They offer mortgages up to $3 million for buyers who can pay at least 10% down without asking for private mortgage insurance.

3. Student loans – Earnest

The Economist reported in June 2014 that U.S. student loan debt exceeded $1.2 trillion with over 7 million debtors in default. It is the second highest of any consumer debt category. The average outstanding student loan balance is $37,172 which they might end up carrying till they are into their thirties. Earnest provides students to refinance and consolidate their student loans, and to plan a monthly payment plan which may suit their career trajectory.

Till date, Earnest has saved an average of $17,936 to their clients. The best thing is they don’t consider credit scores in their underwriting process.

4. Medical bills – Remedy

An estimated 530,000 families turn to bankruptcy each year because of medical issues and bills. That’s why medical bills were the biggest cause of U.S. bankruptcies, according to a CNBC report. The research also revealed that patients pay $120 billion each year as a result of wrongly charged medical billing errors.

Practically, consumers are carrying the burden of a broken medical billing industry.

Remedy has introduced a revolutionary technology platform that combines powerful error detection algorithms with a network of medical billing specialists. It can remove unnecessary medical errors and overcharges from your medical bills.

Remedy has effectively detected errors and overcharges on 70% of the reviewed bills. As a result, it has saved $1,000 per family on their medical bills within a year. Remedy even can check your last 12 months of claims and corrects errors, reviews prescriptions and provides automatic reimbursements for FSAs and HSAs.

5. Consumer Debt and Spending – Trim

Trim currently provides helping hand to consumers for analyzing unnecessary subscriptions on their credit card bills, so that they can reduce credit card debt easily. They also help consumers scale back on big “spending buckets” or find cheaper financing sources for paying off existing debts.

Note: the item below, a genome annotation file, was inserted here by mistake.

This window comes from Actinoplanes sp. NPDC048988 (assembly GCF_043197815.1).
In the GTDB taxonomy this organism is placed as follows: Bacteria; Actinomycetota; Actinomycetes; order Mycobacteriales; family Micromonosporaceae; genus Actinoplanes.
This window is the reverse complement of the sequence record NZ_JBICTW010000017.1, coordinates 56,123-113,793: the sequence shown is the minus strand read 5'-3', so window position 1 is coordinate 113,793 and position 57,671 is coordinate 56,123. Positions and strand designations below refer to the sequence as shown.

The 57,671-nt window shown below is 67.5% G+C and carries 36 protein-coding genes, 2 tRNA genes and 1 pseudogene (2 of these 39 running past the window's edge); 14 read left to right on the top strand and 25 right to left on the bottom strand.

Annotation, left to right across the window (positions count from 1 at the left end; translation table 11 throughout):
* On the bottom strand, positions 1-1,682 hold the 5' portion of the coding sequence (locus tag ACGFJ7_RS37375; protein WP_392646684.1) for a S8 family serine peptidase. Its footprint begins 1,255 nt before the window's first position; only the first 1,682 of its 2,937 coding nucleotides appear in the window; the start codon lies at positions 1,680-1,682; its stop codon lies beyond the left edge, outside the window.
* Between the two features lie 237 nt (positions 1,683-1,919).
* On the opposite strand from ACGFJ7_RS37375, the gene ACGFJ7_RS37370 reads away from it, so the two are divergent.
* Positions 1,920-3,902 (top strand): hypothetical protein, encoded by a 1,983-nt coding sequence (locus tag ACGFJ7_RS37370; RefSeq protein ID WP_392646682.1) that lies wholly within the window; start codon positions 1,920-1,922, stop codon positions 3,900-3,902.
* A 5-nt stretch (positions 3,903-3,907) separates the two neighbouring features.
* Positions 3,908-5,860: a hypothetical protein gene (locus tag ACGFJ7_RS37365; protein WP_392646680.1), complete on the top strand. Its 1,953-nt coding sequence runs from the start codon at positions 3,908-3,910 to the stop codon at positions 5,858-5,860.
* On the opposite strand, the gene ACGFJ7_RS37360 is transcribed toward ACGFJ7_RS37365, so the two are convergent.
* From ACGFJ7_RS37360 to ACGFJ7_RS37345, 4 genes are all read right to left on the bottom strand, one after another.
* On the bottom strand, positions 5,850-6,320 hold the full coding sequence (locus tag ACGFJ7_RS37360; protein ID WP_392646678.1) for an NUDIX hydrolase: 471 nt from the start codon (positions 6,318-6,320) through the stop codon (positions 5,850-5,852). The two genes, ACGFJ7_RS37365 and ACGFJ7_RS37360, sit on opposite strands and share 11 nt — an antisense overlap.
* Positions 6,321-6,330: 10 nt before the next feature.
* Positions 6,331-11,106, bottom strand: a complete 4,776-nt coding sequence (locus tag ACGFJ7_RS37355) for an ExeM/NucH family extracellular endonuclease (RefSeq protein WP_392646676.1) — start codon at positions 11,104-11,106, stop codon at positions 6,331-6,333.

6. Some More Aspiring Startups

Let’s check out some new startups to watch out in 2019:

  • Possible Finance

Possible Finance is a credit-lending startup. It gives the option to get credit without submitting credit-health score. This money lending service allows individuals to get funds within a day. But the credit limit is only $500. Users who want to get more credit can opt for premium service, which needs proper verification and documentation.

  • Inamo

Inamo is a contactless payment solution for users who don’t like keeping their credit cards with them. The service will cost $24 and users will receive a half-inch SIM card that acts as a contactless credit card. 

You can keep the SIM in a rubber pouch and use through a smartwatch or smartphone. Inamo is already working in the USA and Australia.

  • Tributi

It focuses on filing income tax returns automatically. It’s a user-friendly service that works with just a few clicks. It is currently active in Colombia and is slowly working to expand to more countries.

Conclusion

Technology has made huge achievements in the form of increased efficiency to the financial services industry. But handling consumer debt is something bigger than managing personal finances. 

As consumers, people should support entrepreneurs who are constantly trying to ease up the thing with innovations. This way, consumers can alleviate one of the largest problems of the American economy, Consumer debts.

Aiden White is a financial writer who lives in Foster City, California. She started her financial journey in 2015 and has been associated with consolidatecreditcard.org for the last 10 months. Through her writing, she has inspired people to overcome their credit card debt problems and solved their personal finance based queries. Being a debt fighter in her personal life, her goal is to share innovative thoughts and knowledge in the debt communities